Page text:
Telemedicine in France
France’s health and care system organisation
The French healthcare system is supported by a pluralistic organization of health care provision. This organization is based on a network of multiple structures, particularly in the hospital field consisting in three types of institutions: public hospitals, non profit hospitals and private clinics. As far as actors are concerned they include liberal health professionals working in ambulatory healthcare system.
The health system is mainly piloted by public authorities at national level. Competences in public health and health care provision are spread over three levels.
- National level: For the funding and organization of healthcare provision; a financing law adopted by the parliament defines objectives for health expenditure per year and global provision based on health priority policy driven by health ministry. Public and private sectors are concerned.
- Regional level: The regional health agencies (ARS) ensure:
- repartition of this provision between these 2 sectors,
- coordination of care,
- efficient management of resources and quality access to cares.
- adaptation of national policies to regional contexts taking into account country planning.
- Local level: Under the ARS’ supervision healthcare actors organize themselves to facilitate patient’s management according to his/her situation.
France’s health and care system financing
The French health care system is funded in part by obligatory health contributions deducted from all salaries, and paid by employers, employees and the self employed; the global insurance health system is based on a “third party system” and a “patient’s contribution”(small fraction to be paid by the patient as regard to medical act cost).
France’s telemedicine strategy and legislation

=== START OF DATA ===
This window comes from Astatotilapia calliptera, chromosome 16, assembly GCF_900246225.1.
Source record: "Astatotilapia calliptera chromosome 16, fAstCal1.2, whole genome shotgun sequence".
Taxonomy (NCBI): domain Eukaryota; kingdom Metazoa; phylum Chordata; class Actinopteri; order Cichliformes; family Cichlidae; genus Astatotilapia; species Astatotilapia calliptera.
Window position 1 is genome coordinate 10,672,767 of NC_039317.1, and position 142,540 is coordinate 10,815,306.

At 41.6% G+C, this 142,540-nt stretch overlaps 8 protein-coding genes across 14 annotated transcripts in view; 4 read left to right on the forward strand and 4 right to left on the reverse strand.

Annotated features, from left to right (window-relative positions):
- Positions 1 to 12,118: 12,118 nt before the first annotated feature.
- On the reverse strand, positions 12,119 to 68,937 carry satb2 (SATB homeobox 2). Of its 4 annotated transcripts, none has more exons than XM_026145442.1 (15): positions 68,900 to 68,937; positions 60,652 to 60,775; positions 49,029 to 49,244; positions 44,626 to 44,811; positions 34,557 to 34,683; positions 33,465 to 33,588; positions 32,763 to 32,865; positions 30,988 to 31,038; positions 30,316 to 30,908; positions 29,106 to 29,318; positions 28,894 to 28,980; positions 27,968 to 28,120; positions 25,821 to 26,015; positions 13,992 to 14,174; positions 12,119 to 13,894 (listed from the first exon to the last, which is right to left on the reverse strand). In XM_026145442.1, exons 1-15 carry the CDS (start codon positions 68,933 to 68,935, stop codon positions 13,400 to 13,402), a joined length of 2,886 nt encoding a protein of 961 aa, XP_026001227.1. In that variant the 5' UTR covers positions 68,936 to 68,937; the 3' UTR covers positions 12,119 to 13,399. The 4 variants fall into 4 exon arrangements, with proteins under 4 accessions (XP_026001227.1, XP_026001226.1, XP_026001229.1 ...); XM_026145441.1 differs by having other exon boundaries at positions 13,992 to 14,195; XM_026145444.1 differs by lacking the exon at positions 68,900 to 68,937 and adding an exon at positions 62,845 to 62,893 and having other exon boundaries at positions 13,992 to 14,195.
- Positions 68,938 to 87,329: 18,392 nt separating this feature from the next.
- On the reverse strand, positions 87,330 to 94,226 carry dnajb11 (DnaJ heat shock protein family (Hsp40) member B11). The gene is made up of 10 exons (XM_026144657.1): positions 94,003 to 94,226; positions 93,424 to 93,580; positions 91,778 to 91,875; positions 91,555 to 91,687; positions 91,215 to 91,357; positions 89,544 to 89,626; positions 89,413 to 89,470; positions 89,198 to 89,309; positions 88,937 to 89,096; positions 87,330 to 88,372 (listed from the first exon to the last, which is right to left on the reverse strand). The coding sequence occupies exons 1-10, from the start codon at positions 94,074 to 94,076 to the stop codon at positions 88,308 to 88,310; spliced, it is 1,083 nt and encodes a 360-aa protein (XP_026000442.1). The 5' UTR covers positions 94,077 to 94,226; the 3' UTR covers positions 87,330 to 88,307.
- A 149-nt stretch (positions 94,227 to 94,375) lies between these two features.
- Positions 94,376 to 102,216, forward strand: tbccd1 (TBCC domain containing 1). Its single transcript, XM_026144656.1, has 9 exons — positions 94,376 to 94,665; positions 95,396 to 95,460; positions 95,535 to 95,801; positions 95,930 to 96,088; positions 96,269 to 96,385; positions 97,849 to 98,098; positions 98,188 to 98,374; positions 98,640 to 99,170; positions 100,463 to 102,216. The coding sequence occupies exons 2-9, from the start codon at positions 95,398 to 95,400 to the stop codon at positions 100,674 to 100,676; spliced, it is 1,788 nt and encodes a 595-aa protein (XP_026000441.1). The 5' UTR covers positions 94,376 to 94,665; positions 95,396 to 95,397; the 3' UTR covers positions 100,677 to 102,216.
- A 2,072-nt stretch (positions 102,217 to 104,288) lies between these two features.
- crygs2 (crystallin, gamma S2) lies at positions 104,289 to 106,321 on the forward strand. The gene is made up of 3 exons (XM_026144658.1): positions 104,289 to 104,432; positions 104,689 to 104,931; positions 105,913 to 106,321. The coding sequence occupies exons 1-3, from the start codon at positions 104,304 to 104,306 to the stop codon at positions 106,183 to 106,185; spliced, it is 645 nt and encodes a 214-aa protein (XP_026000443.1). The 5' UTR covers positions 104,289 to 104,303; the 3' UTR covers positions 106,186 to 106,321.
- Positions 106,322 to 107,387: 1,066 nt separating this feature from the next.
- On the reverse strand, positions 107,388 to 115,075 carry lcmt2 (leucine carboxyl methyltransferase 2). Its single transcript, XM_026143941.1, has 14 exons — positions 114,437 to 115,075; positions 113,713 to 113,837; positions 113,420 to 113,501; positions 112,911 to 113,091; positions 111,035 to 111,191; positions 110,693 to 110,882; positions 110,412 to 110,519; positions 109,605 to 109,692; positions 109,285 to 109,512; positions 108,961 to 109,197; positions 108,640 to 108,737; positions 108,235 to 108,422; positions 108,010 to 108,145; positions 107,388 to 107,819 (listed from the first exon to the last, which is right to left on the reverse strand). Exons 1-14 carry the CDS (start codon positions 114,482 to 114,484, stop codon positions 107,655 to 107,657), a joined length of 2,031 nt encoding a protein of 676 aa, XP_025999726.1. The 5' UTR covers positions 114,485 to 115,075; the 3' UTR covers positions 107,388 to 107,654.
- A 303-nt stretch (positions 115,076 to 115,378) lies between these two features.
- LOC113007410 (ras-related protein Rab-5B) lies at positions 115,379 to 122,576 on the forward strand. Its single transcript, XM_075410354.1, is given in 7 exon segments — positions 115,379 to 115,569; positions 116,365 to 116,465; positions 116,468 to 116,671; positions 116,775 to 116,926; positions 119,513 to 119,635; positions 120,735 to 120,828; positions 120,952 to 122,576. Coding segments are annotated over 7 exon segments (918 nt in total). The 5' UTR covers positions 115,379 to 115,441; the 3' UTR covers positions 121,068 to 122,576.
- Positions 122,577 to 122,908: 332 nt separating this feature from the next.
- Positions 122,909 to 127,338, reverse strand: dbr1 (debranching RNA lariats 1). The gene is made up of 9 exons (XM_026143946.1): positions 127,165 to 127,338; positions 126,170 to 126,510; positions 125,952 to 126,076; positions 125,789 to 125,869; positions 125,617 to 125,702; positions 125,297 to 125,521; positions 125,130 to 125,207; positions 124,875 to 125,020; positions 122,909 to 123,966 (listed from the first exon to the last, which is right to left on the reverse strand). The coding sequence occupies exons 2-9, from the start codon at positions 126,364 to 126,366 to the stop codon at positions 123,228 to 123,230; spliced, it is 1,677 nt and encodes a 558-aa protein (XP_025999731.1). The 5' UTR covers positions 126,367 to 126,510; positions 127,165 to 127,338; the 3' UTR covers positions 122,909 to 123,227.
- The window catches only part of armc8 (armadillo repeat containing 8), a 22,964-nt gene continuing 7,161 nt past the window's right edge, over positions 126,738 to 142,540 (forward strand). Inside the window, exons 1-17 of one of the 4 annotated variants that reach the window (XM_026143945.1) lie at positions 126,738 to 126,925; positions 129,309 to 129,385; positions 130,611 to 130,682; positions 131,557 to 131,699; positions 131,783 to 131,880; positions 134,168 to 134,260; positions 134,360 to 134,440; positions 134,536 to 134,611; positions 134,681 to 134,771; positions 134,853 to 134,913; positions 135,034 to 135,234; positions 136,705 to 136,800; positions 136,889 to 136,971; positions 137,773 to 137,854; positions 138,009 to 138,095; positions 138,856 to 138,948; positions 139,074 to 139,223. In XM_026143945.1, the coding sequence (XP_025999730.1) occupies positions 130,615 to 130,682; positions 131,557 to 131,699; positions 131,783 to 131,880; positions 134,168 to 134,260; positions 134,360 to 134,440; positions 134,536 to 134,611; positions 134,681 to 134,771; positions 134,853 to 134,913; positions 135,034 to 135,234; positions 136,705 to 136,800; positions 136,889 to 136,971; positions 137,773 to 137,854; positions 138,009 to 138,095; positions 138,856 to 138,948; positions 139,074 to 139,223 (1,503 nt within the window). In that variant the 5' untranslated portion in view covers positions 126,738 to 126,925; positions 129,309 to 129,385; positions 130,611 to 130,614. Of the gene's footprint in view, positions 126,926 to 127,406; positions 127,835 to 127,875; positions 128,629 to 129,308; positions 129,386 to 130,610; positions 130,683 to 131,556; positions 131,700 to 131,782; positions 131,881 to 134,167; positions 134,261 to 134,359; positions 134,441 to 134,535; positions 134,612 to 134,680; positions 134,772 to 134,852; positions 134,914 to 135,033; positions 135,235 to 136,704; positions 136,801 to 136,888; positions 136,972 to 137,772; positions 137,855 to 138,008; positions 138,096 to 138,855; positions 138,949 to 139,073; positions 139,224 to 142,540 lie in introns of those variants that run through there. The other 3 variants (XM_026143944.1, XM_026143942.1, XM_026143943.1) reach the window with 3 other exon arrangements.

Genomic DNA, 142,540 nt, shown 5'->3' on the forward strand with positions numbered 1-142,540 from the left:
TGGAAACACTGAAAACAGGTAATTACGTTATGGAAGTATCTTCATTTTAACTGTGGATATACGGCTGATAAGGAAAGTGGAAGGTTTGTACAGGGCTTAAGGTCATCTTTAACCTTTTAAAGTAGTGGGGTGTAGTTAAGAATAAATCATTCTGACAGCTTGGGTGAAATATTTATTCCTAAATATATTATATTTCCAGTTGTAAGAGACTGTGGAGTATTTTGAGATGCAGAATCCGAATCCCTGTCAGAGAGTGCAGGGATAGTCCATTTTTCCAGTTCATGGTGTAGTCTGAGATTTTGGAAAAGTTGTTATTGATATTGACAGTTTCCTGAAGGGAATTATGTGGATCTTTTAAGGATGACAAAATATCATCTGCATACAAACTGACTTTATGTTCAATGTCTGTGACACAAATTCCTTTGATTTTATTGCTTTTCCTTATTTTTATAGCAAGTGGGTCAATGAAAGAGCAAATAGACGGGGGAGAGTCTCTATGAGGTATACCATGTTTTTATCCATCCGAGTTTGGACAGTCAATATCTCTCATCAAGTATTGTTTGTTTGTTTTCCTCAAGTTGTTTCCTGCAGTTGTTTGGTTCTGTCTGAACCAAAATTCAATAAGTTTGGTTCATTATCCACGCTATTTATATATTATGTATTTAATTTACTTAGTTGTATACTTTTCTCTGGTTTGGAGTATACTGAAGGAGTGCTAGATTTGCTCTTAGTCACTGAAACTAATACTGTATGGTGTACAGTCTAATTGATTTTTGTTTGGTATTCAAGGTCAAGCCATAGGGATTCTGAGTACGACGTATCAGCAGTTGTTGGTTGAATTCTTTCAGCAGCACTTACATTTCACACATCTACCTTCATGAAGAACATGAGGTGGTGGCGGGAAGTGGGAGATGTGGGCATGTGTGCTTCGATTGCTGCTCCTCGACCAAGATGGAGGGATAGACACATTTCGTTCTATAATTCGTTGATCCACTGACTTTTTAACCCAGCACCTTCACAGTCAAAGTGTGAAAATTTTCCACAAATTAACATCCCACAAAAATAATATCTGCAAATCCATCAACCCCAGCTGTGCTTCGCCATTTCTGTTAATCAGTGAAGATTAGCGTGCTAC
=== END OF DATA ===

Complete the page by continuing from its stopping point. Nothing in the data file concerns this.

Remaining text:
The official announcement of telemedicine has been promoted by official law in July 2009. A decree published in October 2010 has defined the main telemedicine fields (teleconsultation, teleexpertise, telemomitoring, teleassistance and telesurveillance), the implementation of telemedicine (in particular authentification of health professionals involved in the telemedicine act, identification of the patient, access by the professionals to patient’s data) and telemedicine organisation (by programs, contracts or agreements). This decree has been inserted in the public health code, which is a way to consider, from legal point of view, telemedecine as a standard medical act (which adds to and does not replace current medical acts).
As far as strategy is concerned the Ministry of Health has identified five priority areas to facilitate the deployment of telemedicine in France and to move from a pioneering to a more effective phase. Guidelines are provided from central level to Health Regional Agencies (ARS) for the development and implementation of the regional programs of telemedicine, to set up contracts for the development of an organisation ensuring quality and security of care, and towards health professionals about their own engaged responsibilities in the development of telemedicine act.
An experimentation on financing telemedicine acts is going to be implemented in several regions and cities in health and medico-social fields (e.g. are concerned elderly, cares and service access, accommodation…). This should help finding a better repartition of teleservices on the territory and a better monitoring of patients at home, especially those who suffer from COPD.